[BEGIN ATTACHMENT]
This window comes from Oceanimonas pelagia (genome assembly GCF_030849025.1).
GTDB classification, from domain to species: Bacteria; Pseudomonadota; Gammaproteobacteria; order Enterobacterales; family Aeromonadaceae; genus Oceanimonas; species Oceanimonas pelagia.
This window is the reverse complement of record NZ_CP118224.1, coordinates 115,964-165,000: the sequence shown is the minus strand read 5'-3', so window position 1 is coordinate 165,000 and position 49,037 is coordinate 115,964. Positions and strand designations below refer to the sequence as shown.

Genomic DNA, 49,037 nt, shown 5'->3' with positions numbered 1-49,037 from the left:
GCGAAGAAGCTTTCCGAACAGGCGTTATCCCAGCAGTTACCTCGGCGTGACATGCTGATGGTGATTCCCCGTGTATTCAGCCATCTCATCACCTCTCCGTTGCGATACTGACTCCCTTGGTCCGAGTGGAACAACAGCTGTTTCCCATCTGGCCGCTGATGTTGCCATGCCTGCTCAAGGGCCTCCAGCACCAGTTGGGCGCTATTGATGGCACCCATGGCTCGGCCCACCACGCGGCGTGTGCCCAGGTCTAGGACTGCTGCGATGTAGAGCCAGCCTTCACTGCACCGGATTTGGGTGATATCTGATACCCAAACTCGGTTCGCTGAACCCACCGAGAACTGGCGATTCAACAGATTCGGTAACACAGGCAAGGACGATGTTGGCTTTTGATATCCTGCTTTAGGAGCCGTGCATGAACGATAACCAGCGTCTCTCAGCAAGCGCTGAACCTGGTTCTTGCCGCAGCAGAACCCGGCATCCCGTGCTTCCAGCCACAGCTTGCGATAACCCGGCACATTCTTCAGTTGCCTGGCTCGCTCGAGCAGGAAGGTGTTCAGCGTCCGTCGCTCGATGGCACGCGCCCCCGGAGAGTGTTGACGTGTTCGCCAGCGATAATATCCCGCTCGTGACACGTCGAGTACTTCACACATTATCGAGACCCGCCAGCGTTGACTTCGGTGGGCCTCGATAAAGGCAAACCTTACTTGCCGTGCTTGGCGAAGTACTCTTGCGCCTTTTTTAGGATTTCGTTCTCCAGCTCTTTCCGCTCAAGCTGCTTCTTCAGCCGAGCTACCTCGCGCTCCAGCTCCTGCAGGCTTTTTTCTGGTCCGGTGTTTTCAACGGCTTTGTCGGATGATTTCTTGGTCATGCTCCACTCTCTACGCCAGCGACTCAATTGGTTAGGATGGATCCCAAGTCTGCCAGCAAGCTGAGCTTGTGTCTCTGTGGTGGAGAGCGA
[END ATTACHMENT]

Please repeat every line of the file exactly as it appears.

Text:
This window comes from Oceanimonas pelagia (genome assembly GCF_030849025.1).
GTDB classification, from domain to species: Bacteria; Pseudomonadota; Gammaproteobacteria; order Enterobacterales; family Aeromonadaceae; genus Oceanimonas; species Oceanimonas pelagia.
This window is the reverse complement of record NZ_CP118224.1, coordinates 115,964-165,000: the sequence shown is the minus strand read 5'-3', so window position 1 is coordinate 165,000 and position 49,037 is coordinate 115,964. Positions and strand designations below refer to the sequence as shown.

Genomic DNA, 49,037 nt, shown 5'->3' with positions numbered 1-49,037 from the left:
GCGAAGAAGCTTTCCGAACAGGCGTTATCCCAGCAGTTACCTCGGCGTGACATGCTGATGGTGATTCCCCGTGTATTCAGCCATCTCATCACCTCTCCGTTGCGATACTGACTCCCTTGGTCCGAGTGGAACAACAGCTGTTTCCCATCTGGCCGCTGATGTTGCCATGCCTGCTCAAGGGCCTCCAGCACCAGTTGGGCGCTATTGATGGCACCCATGGCTCGGCCCACCACGCGGCGTGTGCCCAGGTCTAGGACTGCTGCGATGTAGAGCCAGCCTTCACTGCACCGGATTTGGGTGATATCTGATACCCAAACTCGGTTCGCTGAACCCACCGAGAACTGGCGATTCAACAGATTCGGTAACACAGGCAAGGACGATGTTGGCTTTTGATATCCTGCTTTAGGAGCCGTGCATGAACGATAACCAGCGTCTCTCAGCAAGCGCTGAACCTGGTTCTTGCCGCAGCAGAACCCGGCATCCCGTGCTTCCAGCCACAGCTTGCGATAACCCGGCACATTCTTCAGTTGCCTGGCTCGCTCGAGCAGGAAGGTGTTCAGCGTCCGTCGCTCGATGGCACGCGCCCCCGGAGAGTGTTGACGTGTTCGCCAGCGATAATATCCCGCTCGTGACACGTCGAGTACTTCACACATTATCGAGACCCGCCAGCGTTGACTTCGGTGGGCCTCGATAAAGGCAAACCTTACTTGCCGTGCTTGGCGAAGTACTCTTGCGCCTTTTTTAGGATTTCGTTCTCCAGCTCTTTCCGCTCAAGCTGCTTCTTCAGCCGAGCTACCTCGCGCTCCAGCTCCTGCAGGCTTTTTTCTGGTCCGGTGTTTTCAACGGCTTTGTCGGATGATTTCTTGGTCATGCTCCACTCTCTACGCCAGCGACTCAATTGGTTAGGATGGATCCCAAGTCTGCCAGCAAGCTGAGCTTGTGTCTCTGTGGTGGAGAGCGA